Wednesday, December 3, 2008

Conditional CSS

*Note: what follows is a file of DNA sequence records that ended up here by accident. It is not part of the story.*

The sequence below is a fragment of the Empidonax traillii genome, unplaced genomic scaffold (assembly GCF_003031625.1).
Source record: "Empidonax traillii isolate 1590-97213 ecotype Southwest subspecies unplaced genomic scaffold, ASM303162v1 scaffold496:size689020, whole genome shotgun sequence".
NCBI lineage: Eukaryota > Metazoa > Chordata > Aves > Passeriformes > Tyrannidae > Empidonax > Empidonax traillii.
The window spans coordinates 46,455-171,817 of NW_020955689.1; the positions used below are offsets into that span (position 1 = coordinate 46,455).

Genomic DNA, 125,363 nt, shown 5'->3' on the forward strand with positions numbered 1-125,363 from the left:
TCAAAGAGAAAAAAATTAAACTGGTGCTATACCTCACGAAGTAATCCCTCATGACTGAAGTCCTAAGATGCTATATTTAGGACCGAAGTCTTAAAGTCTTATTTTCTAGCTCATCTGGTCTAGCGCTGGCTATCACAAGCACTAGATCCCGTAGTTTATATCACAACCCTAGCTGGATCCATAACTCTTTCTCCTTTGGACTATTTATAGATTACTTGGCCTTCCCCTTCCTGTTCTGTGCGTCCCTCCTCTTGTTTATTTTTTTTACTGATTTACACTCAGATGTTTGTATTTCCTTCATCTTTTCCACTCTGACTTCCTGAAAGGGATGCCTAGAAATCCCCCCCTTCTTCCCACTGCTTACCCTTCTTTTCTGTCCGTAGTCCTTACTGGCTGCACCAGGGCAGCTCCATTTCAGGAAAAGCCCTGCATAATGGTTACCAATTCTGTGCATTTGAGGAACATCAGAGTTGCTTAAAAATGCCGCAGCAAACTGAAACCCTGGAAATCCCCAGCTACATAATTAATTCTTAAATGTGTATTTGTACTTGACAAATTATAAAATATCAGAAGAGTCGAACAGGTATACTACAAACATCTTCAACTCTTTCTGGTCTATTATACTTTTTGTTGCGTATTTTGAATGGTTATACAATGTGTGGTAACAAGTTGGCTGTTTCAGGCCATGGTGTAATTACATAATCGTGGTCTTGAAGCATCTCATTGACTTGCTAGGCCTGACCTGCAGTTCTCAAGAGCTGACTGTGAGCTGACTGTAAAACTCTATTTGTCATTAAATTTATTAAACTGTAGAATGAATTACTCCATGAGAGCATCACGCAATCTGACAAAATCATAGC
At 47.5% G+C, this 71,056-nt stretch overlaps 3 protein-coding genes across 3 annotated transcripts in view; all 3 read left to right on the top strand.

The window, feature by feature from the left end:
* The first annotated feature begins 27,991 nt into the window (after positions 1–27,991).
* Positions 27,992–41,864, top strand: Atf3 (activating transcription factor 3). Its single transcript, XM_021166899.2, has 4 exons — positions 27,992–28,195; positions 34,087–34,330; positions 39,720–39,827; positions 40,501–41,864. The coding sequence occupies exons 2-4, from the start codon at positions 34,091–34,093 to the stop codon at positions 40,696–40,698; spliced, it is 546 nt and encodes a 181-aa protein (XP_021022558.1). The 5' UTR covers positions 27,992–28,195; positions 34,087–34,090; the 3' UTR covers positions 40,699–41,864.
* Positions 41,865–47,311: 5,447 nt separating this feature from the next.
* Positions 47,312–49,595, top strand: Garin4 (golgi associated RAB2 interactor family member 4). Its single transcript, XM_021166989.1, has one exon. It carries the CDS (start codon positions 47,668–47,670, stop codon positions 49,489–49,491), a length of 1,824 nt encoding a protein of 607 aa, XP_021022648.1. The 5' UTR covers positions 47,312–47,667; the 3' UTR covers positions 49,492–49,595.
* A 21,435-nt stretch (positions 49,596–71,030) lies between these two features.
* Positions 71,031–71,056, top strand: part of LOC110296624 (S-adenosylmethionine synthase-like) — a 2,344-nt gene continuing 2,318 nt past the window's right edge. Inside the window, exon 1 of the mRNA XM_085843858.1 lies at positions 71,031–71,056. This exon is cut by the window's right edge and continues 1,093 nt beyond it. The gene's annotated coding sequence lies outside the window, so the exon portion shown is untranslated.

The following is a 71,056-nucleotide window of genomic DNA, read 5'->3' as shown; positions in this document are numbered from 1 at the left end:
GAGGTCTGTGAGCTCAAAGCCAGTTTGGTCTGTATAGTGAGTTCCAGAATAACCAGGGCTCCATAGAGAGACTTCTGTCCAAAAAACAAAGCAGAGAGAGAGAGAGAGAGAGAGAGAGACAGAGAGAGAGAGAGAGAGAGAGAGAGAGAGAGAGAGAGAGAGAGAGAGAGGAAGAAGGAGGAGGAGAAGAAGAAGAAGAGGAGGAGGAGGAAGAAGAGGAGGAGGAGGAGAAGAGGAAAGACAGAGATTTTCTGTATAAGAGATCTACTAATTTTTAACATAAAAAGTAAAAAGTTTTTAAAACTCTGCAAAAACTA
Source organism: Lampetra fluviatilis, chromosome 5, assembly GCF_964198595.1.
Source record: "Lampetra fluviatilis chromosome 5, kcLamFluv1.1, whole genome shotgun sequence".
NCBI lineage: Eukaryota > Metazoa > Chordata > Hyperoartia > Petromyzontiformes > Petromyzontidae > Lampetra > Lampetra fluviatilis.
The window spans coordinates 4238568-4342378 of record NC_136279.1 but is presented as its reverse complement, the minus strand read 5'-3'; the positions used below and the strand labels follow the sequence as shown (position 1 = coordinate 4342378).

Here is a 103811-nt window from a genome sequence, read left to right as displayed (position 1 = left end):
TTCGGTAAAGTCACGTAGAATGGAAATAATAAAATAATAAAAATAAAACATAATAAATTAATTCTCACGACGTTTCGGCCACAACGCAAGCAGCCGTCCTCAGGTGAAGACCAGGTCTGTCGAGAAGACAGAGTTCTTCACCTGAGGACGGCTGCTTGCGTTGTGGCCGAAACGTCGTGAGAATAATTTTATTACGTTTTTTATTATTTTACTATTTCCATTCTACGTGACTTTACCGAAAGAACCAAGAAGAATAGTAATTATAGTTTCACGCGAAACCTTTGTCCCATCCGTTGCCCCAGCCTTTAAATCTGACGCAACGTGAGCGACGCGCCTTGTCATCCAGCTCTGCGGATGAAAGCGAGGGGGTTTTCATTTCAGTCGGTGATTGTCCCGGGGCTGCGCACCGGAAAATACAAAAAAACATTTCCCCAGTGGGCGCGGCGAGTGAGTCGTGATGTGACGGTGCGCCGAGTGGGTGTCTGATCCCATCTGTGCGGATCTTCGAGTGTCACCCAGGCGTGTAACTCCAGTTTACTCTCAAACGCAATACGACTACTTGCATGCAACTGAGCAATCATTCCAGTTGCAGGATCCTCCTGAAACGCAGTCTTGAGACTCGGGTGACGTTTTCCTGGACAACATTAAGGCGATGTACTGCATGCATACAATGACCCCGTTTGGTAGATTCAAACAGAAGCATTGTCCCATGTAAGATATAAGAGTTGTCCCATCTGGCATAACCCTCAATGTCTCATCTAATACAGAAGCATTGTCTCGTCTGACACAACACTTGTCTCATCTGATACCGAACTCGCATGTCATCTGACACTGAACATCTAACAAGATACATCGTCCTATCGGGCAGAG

Even though CSS is a standard, there are differences in how web browsers render and support CSS. By far the biggest deviant is IE6, which has the poorest compliance of the major browsers I support (FireFox, IE, Safari). In some cases you can simply tolerate the differences, but more often than not you have to find workarounds to convince the non-compliant browser to do what you want. I generally target FireFox first to get what I want (because it has good standard compliance and has FireBug) and then tweak the CSS to workaround IE issues. Following are two methods to conditionally include CSS depending on the target browser. CSS Hacks The first method is to exploit CSS parsing bugs in browsers (mainly IE) to accept or ignore CSS attributes. This is often called CSS hacking. Although commonly used, it is not recommended [1,2]. Two common hacks prefix CSS attributes with a special character to select browser and browser version: *attribute -- for IE 7 and below (I haven't tested on IE 8) _attribute -- only IE 6 and below attribute -- all other browsers Example: div { *width: 20px; _width: 20px; } Conditional Comments The second method is to use conditional comments [1,2]. This relies on a feature in IE to conditionally include HTML and CSS content using special commands embedded in comments. This is the recommend method because it does not depend on bugs to work. However, it is not as tidy or simple to use as CSS hacks and it can't be used for other browsers. Furthermore, it relies on modifying the HTML source to work. The following example includes the CSS resource file main.css if the browser is IE 6. <!--[if IE 6]> <link rel="stylesheet" type="text/css" href="main.css" /> <![end if]--> You can also use comparators such as lt and gt. This example only includes the CSS file if the browser is IE 7 or less. <!--[if lte IE 7]> <link rel="stylesheet" type="text/css" href="main.css" /> <![end if]--> References [1] [2]